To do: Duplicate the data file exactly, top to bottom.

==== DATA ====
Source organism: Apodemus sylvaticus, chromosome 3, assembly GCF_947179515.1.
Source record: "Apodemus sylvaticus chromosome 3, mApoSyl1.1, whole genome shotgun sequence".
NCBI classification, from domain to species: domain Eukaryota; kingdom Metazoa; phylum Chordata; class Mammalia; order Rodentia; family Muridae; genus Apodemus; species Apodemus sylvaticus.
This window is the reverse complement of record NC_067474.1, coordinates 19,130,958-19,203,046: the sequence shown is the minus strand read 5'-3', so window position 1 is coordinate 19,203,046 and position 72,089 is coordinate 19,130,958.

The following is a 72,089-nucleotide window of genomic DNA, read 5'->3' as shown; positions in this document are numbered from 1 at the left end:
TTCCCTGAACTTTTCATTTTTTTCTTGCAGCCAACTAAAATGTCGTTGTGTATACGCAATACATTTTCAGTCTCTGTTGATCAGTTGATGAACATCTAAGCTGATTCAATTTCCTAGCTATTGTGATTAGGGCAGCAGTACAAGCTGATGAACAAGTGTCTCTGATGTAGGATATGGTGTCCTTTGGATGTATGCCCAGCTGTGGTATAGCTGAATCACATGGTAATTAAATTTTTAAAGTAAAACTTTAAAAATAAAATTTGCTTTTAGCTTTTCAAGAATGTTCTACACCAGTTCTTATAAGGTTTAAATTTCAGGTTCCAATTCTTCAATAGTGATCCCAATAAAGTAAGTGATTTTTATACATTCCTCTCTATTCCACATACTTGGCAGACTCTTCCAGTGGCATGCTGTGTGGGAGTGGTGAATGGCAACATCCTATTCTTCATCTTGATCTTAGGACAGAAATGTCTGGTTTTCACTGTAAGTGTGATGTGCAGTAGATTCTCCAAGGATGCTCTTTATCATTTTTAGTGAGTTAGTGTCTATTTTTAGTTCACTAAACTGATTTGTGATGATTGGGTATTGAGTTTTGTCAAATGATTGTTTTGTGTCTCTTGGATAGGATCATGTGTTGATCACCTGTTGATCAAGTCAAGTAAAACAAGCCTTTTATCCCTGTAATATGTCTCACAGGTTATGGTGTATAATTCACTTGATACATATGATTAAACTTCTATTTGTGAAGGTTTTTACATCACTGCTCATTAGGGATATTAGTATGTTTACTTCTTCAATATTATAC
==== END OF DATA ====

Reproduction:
Source organism: Apodemus sylvaticus, chromosome 3, assembly GCF_947179515.1.
Source record: "Apodemus sylvaticus chromosome 3, mApoSyl1.1, whole genome shotgun sequence".
NCBI classification, from domain to species: domain Eukaryota; kingdom Metazoa; phylum Chordata; class Mammalia; order Rodentia; family Muridae; genus Apodemus; species Apodemus sylvaticus.
This window is the reverse complement of record NC_067474.1, coordinates 19,130,958-19,203,046: the sequence shown is the minus strand read 5'-3', so window position 1 is coordinate 19,203,046 and position 72,089 is coordinate 19,130,958.

The following is a 72,089-nucleotide window of genomic DNA, read 5'->3' as shown; positions in this document are numbered from 1 at the left end:
TTCCCTGAACTTTTCATTTTTTTCTTGCAGCCAACTAAAATGTCGTTGTGTATACGCAATACATTTTCAGTCTCTGTTGATCAGTTGATGAACATCTAAGCTGATTCAATTTCCTAGCTATTGTGATTAGGGCAGCAGTACAAGCTGATGAACAAGTGTCTCTGATGTAGGATATGGTGTCCTTTGGATGTATGCCCAGCTGTGGTATAGCTGAATCACATGGTAATTAAATTTTTAAAGTAAAACTTTAAAAATAAAATTTGCTTTTAGCTTTTCAAGAATGTTCTACACCAGTTCTTATAAGGTTTAAATTTCAGGTTCCAATTCTTCAATAGTGATCCCAATAAAGTAAGTGATTTTTATACATTCCTCTCTATTCCACATACTTGGCAGACTCTTCCAGTGGCATGCTGTGTGGGAGTGGTGAATGGCAACATCCTATTCTTCATCTTGATCTTAGGACAGAAATGTCTGGTTTTCACTGTAAGTGTGATGTGCAGTAGATTCTCCAAGGATGCTCTTTATCATTTTTAGTGAGTTAGTGTCTATTTTTAGTTCACTAAACTGATTTGTGATGATTGGGTATTGAGTTTTGTCAAATGATTGTTTTGTGTCTCTTGGATAGGATCATGTGTTGATCACCTGTTGATCAAGTCAAGTAAAACAAGCCTTTTATCCCTGTAATATGTCTCACAGGTTATGGTGTATAATTCACTTGATACATATGATTAAACTTCTATTTGTGAAGGTTTTTACATCACTGCTCATTAGGGATATTAGTATGTTTACTTCTTCAATATTATAC